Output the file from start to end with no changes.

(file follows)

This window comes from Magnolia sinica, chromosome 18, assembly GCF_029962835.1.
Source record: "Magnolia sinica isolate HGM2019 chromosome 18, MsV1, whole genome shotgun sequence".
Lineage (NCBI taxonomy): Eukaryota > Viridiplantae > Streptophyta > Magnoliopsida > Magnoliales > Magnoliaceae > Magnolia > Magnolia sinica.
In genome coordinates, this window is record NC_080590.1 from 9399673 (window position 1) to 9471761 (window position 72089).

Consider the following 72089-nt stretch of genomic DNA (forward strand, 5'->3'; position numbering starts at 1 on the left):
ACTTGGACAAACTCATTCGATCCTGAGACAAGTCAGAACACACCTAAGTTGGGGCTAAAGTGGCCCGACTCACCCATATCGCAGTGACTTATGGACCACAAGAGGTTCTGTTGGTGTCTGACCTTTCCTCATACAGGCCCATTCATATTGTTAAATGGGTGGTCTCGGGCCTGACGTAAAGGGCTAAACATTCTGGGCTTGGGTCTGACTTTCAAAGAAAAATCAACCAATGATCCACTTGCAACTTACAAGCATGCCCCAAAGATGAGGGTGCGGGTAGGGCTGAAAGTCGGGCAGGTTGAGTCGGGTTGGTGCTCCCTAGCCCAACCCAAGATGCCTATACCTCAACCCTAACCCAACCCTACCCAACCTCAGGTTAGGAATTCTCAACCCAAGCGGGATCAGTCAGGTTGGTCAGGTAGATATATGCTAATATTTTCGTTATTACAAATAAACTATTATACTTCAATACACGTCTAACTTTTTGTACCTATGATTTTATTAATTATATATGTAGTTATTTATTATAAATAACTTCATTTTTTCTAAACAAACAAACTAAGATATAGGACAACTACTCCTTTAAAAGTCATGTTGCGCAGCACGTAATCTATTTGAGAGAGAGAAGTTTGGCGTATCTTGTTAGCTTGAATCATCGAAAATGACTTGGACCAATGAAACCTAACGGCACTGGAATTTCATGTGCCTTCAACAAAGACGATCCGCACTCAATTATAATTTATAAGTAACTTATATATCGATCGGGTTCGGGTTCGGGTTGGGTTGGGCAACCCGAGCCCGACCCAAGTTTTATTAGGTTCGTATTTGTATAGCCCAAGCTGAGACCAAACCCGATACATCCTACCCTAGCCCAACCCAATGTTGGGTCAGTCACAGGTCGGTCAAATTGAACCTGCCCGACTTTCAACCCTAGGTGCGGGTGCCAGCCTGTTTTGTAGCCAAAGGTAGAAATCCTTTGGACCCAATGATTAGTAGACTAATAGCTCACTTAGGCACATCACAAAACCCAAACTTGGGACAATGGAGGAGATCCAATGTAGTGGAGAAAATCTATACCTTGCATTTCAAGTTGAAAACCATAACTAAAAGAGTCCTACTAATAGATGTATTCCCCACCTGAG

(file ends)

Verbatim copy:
This window comes from Magnolia sinica, chromosome 18, assembly GCF_029962835.1.
Source record: "Magnolia sinica isolate HGM2019 chromosome 18, MsV1, whole genome shotgun sequence".
Lineage (NCBI taxonomy): Eukaryota > Viridiplantae > Streptophyta > Magnoliopsida > Magnoliales > Magnoliaceae > Magnolia > Magnolia sinica.
In genome coordinates, this window is record NC_080590.1 from 9399673 (window position 1) to 9471761 (window position 72089).

Consider the following 72089-nt stretch of genomic DNA (forward strand, 5'->3'; position numbering starts at 1 on the left):
ACTTGGACAAACTCATTCGATCCTGAGACAAGTCAGAACACACCTAAGTTGGGGCTAAAGTGGCCCGACTCACCCATATCGCAGTGACTTATGGACCACAAGAGGTTCTGTTGGTGTCTGACCTTTCCTCATACAGGCCCATTCATATTGTTAAATGGGTGGTCTCGGGCCTGACGTAAAGGGCTAAACATTCTGGGCTTGGGTCTGACTTTCAAAGAAAAATCAACCAATGATCCACTTGCAACTTACAAGCATGCCCCAAAGATGAGGGTGCGGGTAGGGCTGAAAGTCGGGCAGGTTGAGTCGGGTTGGTGCTCCCTAGCCCAACCCAAGATGCCTATACCTCAACCCTAACCCAACCCTACCCAACCTCAGGTTAGGAATTCTCAACCCAAGCGGGATCAGTCAGGTTGGTCAGGTAGATATATGCTAATATTTTCGTTATTACAAATAAACTATTATACTTCAATACACGTCTAACTTTTTGTACCTATGATTTTATTAATTATATATGTAGTTATTTATTATAAATAACTTCATTTTTTCTAAACAAACAAACTAAGATATAGGACAACTACTCCTTTAAAAGTCATGTTGCGCAGCACGTAATCTATTTGAGAGAGAGAAGTTTGGCGTATCTTGTTAGCTTGAATCATCGAAAATGACTTGGACCAATGAAACCTAACGGCACTGGAATTTCATGTGCCTTCAACAAAGACGATCCGCACTCAATTATAATTTATAAGTAACTTATATATCGATCGGGTTCGGGTTCGGGTTGGGTTGGGCAACCCGAGCCCGACCCAAGTTTTATTAGGTTCGTATTTGTATAGCCCAAGCTGAGACCAAACCCGATACATCCTACCCTAGCCCAACCCAATGTTGGGTCAGTCACAGGTCGGTCAAATTGAACCTGCCCGACTTTCAACCCTAGGTGCGGGTGCCAGCCTGTTTTGTAGCCAAAGGTAGAAATCCTTTGGACCCAATGATTAGTAGACTAATAGCTCACTTAGGCACATCACAAAACCCAAACTTGGGACAATGGAGGAGATCCAATGTAGTGGAGAAAATCTATACCTTGCATTTCAAGTTGAAAACCATAACTAAAAGAGTCCTACTAATAGATGTATTCCCCACCTGAG